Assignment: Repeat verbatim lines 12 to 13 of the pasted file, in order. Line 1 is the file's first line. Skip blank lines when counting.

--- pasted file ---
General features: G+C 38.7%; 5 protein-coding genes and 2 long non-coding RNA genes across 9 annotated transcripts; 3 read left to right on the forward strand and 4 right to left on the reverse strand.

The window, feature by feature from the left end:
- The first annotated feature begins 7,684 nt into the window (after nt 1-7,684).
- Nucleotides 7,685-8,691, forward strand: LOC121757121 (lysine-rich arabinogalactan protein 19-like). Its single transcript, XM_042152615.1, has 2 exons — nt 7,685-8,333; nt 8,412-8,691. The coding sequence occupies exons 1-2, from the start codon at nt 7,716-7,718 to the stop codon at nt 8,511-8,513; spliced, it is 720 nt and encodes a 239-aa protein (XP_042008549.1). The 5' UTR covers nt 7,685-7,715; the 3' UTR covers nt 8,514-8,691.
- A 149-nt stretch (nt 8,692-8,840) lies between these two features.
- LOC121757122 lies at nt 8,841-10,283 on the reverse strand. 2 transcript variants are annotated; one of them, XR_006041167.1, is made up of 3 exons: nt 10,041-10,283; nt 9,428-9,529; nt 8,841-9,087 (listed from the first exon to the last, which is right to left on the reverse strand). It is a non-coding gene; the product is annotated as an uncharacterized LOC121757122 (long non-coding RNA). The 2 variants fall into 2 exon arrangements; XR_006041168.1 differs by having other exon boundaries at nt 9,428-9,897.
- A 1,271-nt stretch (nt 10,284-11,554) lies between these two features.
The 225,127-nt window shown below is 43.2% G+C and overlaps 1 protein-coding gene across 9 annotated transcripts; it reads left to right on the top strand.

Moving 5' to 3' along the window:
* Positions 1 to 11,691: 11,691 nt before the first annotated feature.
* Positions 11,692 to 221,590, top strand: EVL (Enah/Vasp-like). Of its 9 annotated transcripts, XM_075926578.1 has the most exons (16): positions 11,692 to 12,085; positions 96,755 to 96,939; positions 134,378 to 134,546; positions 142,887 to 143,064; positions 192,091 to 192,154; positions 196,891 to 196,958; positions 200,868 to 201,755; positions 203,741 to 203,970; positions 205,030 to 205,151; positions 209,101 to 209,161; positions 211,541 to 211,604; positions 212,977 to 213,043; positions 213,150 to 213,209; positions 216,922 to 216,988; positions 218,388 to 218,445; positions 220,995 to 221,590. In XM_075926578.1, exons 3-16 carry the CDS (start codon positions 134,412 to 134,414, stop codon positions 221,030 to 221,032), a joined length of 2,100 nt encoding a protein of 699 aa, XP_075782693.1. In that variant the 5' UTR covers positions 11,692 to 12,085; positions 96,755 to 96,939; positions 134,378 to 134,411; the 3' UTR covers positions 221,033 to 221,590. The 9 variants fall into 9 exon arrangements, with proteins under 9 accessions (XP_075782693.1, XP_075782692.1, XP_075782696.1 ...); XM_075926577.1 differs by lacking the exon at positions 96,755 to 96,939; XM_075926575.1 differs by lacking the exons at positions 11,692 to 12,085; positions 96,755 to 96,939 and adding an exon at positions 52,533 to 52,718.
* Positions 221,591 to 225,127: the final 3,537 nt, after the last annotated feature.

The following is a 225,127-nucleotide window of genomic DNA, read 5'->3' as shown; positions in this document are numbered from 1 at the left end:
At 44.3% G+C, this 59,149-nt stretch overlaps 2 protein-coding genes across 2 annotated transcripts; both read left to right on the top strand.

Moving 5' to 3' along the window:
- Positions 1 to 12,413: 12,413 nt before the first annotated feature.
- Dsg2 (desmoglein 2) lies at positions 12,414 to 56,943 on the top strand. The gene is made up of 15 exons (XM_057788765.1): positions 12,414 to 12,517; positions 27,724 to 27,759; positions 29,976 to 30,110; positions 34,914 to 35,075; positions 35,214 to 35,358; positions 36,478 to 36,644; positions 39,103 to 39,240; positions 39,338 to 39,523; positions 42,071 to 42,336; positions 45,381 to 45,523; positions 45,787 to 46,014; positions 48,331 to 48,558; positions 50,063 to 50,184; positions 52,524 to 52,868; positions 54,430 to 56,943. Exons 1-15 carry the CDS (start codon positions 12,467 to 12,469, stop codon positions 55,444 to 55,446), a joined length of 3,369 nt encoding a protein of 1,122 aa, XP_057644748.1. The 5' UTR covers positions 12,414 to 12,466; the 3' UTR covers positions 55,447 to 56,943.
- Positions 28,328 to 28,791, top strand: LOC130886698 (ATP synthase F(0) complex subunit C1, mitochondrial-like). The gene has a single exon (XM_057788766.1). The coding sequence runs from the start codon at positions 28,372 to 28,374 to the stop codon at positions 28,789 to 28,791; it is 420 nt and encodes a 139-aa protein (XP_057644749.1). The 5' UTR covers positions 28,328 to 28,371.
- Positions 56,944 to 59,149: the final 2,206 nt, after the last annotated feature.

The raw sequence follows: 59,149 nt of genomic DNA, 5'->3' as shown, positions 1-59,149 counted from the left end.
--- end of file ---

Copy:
* Positions 221,591 to 225,127: the final 3,537 nt, after the last annotated feature.

The following is a 225,127-nucleotide window of genomic DNA, read 5'->3' as shown; positions in this document are numbered from 1 at the left end: